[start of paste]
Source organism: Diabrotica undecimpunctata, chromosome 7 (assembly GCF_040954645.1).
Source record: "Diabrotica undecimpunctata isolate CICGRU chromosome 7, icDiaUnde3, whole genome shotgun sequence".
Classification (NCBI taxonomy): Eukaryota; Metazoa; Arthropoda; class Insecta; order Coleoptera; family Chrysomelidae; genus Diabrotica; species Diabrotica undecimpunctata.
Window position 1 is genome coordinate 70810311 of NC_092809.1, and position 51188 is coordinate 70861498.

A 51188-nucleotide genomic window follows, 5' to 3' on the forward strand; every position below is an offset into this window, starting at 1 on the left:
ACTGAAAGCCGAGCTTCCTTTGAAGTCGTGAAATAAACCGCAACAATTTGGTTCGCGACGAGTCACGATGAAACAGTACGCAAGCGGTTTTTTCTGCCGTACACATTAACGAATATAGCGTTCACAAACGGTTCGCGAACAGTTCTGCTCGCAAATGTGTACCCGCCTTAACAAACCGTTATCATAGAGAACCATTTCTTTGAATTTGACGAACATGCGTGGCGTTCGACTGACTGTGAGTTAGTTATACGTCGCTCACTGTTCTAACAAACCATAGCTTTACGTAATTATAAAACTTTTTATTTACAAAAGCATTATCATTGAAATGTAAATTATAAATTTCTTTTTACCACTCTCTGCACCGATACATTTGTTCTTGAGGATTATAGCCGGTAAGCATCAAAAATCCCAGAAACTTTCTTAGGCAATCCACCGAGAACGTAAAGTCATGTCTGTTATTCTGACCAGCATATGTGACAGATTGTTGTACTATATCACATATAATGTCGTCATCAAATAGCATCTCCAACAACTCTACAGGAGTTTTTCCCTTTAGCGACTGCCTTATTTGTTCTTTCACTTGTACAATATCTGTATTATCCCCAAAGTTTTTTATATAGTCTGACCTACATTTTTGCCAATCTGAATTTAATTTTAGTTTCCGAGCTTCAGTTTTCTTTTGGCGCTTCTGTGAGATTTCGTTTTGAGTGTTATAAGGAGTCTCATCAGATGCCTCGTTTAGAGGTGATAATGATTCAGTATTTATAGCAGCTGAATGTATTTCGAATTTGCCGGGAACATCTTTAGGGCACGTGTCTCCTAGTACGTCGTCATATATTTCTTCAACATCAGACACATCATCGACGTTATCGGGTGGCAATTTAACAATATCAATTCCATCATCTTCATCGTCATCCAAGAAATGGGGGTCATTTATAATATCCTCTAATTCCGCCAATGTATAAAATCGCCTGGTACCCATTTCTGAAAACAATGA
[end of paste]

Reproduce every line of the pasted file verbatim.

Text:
Source organism: Diabrotica undecimpunctata, chromosome 7 (assembly GCF_040954645.1).
Source record: "Diabrotica undecimpunctata isolate CICGRU chromosome 7, icDiaUnde3, whole genome shotgun sequence".
Classification (NCBI taxonomy): Eukaryota; Metazoa; Arthropoda; class Insecta; order Coleoptera; family Chrysomelidae; genus Diabrotica; species Diabrotica undecimpunctata.
Window position 1 is genome coordinate 70810311 of NC_092809.1, and position 51188 is coordinate 70861498.

A 51188-nucleotide genomic window follows, 5' to 3' on the forward strand; every position below is an offset into this window, starting at 1 on the left:
ACTGAAAGCCGAGCTTCCTTTGAAGTCGTGAAATAAACCGCAACAATTTGGTTCGCGACGAGTCACGATGAAACAGTACGCAAGCGGTTTTTTCTGCCGTACACATTAACGAATATAGCGTTCACAAACGGTTCGCGAACAGTTCTGCTCGCAAATGTGTACCCGCCTTAACAAACCGTTATCATAGAGAACCATTTCTTTGAATTTGACGAACATGCGTGGCGTTCGACTGACTGTGAGTTAGTTATACGTCGCTCACTGTTCTAACAAACCATAGCTTTACGTAATTATAAAACTTTTTATTTACAAAAGCATTATCATTGAAATGTAAATTATAAATTTCTTTTTACCACTCTCTGCACCGATACATTTGTTCTTGAGGATTATAGCCGGTAAGCATCAAAAATCCCAGAAACTTTCTTAGGCAATCCACCGAGAACGTAAAGTCATGTCTGTTATTCTGACCAGCATATGTGACAGATTGTTGTACTATATCACATATAATGTCGTCATCAAATAGCATCTCCAACAACTCTACAGGAGTTTTTCCCTTTAGCGACTGCCTTATTTGTTCTTTCACTTGTACAATATCTGTATTATCCCCAAAGTTTTTTATATAGTCTGACCTACATTTTTGCCAATCTGAATTTAATTTTAGTTTCCGAGCTTCAGTTTTCTTTTGGCGCTTCTGTGAGATTTCGTTTTGAGTGTTATAAGGAGTCTCATCAGATGCCTCGTTTAGAGGTGATAATGATTCAGTATTTATAGCAGCTGAATGTATTTCGAATTTGCCGGGAACATCTTTAGGGCACGTGTCTCCTAGTACGTCGTCATATATTTCTTCAACATCAGACACATCATCGACGTTATCGGGTGGCAATTTAACAATATCAATTCCATCATCTTCATCGTCATCCAAGAAATGGGGGTCATTTATAATATCCTCTAATTCCGCCAATGTATAAAATCGCCTGGTACCCATTTCTGAAAACAATGA